Fishing in Beirut

March 3, 2010

Part 4: Causality (scene 13)

Filed under: Character : Johnny, Part 4 : Causality — fishinginbeirut @ 22:44

Johnny was at Beaubourg. Michel had wrangled another lesson out of him, and was seated alongside, smoking.
“Both / both of, neither / neither of, either / either of,” said Michel, brandishing a grammar book like a weapon. Johnny’s heart sank. Michel turned to the appropriate lesson, comically flicking the pages in an unconsciously earnest manner. Johnny forlornly eyed the content.
“So all of these words are for two things,” said Michel. “Not much things.”
“Many things.”
“They are for many things?”
“No,” spat Johnny. “You say ‘many things,’ not ‘much.’”
“Ah, yes. Many things.”
Michel paused for a moment.
“But they are not for many things,” he ventured, timidly testing the water. His shoulders hunched.
Johnny stared at him coldly. His mouth opened as if to speak, but then Michel realised he wasn’t going to, and instead confirmed it for himself.
“They are for two.”
Thus the lesson began. Johnny sat there scowling and correcting, and Michel prodded, questioned, and sniffed. Johnny felt a buzz in his jacket every time he got a message. Michel was desperate to learn, and was trying really hard.
“Both of us went to the party,” he read.
Nevertheless, Johnny couldn’t be bothered. He didn’t even feel particularly angry, it was just an unnecessary drag. He started fiddling with his phone.
He stood up suddenly, and announced he was going for a walk. Told Michel to keep studying. He turned to his right and skirted the top of the piazza, disappearing down rue des Lombards and emerging at Chatelet. Bus 58 was parked on Saint-Denis.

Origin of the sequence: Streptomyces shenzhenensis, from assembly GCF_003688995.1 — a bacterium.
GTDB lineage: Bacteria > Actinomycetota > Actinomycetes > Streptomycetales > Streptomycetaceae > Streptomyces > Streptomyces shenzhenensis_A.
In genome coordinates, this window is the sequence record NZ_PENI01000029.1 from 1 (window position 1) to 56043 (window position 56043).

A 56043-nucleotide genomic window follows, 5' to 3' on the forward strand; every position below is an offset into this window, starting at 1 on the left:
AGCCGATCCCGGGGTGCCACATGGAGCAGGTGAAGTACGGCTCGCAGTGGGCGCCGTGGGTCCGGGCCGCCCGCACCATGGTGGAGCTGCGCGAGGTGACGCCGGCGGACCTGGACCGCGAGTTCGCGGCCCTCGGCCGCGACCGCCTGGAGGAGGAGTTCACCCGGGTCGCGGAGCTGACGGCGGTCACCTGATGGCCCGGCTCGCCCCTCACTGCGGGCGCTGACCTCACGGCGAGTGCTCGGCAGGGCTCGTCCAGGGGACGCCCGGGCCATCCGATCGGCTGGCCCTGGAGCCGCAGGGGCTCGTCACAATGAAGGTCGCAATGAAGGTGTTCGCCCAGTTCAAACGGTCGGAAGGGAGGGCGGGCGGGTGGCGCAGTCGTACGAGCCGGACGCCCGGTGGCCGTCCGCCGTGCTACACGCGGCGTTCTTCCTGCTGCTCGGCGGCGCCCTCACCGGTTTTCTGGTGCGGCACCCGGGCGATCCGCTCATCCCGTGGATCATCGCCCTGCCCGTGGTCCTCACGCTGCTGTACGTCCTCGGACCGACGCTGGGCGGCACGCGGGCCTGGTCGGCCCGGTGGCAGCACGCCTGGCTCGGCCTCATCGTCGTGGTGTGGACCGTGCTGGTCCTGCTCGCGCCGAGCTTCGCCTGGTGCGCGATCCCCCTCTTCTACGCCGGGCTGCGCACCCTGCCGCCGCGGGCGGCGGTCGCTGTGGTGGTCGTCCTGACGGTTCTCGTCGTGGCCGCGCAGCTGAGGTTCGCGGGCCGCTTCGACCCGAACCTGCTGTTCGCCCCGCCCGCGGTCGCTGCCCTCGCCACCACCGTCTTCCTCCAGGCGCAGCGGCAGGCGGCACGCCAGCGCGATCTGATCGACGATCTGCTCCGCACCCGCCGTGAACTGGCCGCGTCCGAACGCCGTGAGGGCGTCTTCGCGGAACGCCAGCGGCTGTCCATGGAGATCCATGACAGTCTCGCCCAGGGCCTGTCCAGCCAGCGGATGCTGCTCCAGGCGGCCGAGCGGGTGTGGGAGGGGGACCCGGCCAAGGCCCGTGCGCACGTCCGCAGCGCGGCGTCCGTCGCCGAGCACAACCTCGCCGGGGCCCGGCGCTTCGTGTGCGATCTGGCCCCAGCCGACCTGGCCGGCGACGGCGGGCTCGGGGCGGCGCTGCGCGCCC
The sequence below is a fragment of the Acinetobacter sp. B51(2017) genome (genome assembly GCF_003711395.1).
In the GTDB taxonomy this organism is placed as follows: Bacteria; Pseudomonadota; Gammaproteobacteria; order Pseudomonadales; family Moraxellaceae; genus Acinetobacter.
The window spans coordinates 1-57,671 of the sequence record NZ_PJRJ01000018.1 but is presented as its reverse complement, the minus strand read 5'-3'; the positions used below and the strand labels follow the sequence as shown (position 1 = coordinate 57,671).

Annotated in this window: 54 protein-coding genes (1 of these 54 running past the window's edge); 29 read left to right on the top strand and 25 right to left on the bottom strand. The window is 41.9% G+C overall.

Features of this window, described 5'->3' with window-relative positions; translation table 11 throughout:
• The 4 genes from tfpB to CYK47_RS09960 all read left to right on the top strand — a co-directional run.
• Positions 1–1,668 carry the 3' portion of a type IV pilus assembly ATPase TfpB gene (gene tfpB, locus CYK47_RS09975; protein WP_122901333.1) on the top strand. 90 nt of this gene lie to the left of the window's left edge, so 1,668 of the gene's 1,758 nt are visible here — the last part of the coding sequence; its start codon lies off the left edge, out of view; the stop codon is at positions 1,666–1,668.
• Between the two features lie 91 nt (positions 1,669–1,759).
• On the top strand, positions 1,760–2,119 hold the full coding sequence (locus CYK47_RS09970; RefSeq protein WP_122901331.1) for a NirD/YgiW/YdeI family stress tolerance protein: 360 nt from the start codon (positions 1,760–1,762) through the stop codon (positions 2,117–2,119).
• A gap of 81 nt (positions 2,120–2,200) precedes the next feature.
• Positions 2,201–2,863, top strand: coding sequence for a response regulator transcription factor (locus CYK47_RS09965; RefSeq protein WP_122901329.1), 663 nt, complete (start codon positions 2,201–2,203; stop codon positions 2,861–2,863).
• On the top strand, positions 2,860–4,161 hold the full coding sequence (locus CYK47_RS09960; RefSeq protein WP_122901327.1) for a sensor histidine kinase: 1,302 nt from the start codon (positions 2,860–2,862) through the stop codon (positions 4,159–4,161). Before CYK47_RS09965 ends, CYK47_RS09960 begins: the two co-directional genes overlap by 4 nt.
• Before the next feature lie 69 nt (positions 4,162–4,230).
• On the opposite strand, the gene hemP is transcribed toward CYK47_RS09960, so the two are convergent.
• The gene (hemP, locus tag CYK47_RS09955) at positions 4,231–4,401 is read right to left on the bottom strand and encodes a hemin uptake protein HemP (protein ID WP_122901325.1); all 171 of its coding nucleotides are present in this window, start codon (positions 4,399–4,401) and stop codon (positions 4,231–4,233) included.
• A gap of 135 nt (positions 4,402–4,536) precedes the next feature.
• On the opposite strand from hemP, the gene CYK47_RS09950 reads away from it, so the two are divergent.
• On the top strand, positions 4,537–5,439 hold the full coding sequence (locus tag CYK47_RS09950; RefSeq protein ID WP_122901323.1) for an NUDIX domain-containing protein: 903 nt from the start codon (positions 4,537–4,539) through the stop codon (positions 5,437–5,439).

It felt good to take a change of location, even if it was only around the corner. He watched the skirts and suits. He thought of jumping on the 58, unsure really where it went, but what was the use. He’d have to come back eventually. A child dropped an ice-cream and roared loudly, and its mother negotiated it onto the bus. The screams grew muffled within.
He scanned the faces for want of a distraction. Get lost in the appearance of others. There were furrowed brows, tourist smiles, and heavy and light applications of make up. His jacket buzzed again. He went and bought a crepe, asking for sugar and chocolate, and the man behind the counter needed convincing he was serious. He ate in a machine-like fashion.
He wandered into a café and drank a cup of coffee. He played X’s and O’s on a napkin. An old Arab man beside him whispered to himself, folding and unfolding a torn off page from a phonebook. Johnny cracked his knuckles.
He leaned with his chin in his palm, feeling his breath make contact with his skin. Warm jets covered his nails. So many people talked and hummed to themselves in this city, at once entirely present, and somewhere far away. He threw a glance at the waitress.
Back at Beaubourg, Michel displayed his knowledge. He seemed to be completely in control of this topic, and Johnny was tempted to ask why he needed a teacher at all. A pigeon pecked a panino.
“You don’t need me for your teacher.”